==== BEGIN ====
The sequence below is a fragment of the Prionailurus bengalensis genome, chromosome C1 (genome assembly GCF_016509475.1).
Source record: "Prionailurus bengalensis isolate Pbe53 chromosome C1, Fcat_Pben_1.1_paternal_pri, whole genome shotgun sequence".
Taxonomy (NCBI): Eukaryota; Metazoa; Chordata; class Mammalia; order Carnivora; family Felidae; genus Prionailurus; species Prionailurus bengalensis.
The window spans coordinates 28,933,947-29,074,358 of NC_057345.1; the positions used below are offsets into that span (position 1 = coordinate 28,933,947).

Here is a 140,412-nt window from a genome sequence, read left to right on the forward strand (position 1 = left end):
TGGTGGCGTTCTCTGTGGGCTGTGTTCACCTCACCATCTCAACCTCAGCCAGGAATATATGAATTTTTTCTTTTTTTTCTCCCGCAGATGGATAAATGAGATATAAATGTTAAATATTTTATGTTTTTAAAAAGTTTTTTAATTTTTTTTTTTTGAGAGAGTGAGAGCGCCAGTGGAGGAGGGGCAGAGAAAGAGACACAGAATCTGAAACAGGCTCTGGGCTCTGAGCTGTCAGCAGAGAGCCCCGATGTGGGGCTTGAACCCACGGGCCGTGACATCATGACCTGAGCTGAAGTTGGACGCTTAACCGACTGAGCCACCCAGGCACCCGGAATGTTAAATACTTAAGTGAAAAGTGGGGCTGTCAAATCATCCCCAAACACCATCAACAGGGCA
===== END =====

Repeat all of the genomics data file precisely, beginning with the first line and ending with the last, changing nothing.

The sequence below is a fragment of the Prionailurus bengalensis genome, chromosome C1 (genome assembly GCF_016509475.1).
Source record: "Prionailurus bengalensis isolate Pbe53 chromosome C1, Fcat_Pben_1.1_paternal_pri, whole genome shotgun sequence".
Taxonomy (NCBI): Eukaryota; Metazoa; Chordata; class Mammalia; order Carnivora; family Felidae; genus Prionailurus; species Prionailurus bengalensis.
The window spans coordinates 28,933,947-29,074,358 of NC_057345.1; the positions used below are offsets into that span (position 1 = coordinate 28,933,947).

Here is a 140,412-nt window from a genome sequence, read left to right on the forward strand (position 1 = left end):
TGGTGGCGTTCTCTGTGGGCTGTGTTCACCTCACCATCTCAACCTCAGCCAGGAATATATGAATTTTTTCTTTTTTTTCTCCCGCAGATGGATAAATGAGATATAAATGTTAAATATTTTATGTTTTTAAAAAGTTTTTTAATTTTTTTTTTTTGAGAGAGTGAGAGCGCCAGTGGAGGAGGGGCAGAGAAAGAGACACAGAATCTGAAACAGGCTCTGGGCTCTGAGCTGTCAGCAGAGAGCCCCGATGTGGGGCTTGAACCCACGGGCCGTGACATCATGACCTGAGCTGAAGTTGGACGCTTAACCGACTGAGCCACCCAGGCACCCGGAATGTTAAATACTTAAGTGAAAAGTGGGGCTGTCAAATCATCCCCAAACACCATCAACAGGGCA